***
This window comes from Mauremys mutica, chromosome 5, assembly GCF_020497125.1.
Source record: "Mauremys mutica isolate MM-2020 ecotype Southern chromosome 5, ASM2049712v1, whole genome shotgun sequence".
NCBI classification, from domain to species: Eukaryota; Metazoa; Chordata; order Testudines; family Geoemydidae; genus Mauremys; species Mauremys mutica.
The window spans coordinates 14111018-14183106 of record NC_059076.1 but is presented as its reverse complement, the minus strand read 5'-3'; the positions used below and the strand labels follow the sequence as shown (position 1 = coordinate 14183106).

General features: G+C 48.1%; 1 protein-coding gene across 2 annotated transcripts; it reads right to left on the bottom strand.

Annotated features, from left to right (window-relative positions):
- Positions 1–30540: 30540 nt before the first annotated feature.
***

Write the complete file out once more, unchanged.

This window comes from Mauremys mutica, chromosome 5, assembly GCF_020497125.1.
Source record: "Mauremys mutica isolate MM-2020 ecotype Southern chromosome 5, ASM2049712v1, whole genome shotgun sequence".
NCBI classification, from domain to species: Eukaryota; Metazoa; Chordata; order Testudines; family Geoemydidae; genus Mauremys; species Mauremys mutica.
The window spans coordinates 14111018-14183106 of record NC_059076.1 but is presented as its reverse complement, the minus strand read 5'-3'; the positions used below and the strand labels follow the sequence as shown (position 1 = coordinate 14183106).

General features: G+C 48.1%; 1 protein-coding gene across 2 annotated transcripts; it reads right to left on the bottom strand.

Annotated features, from left to right (window-relative positions):
- Positions 1–30540: 30540 nt before the first annotated feature.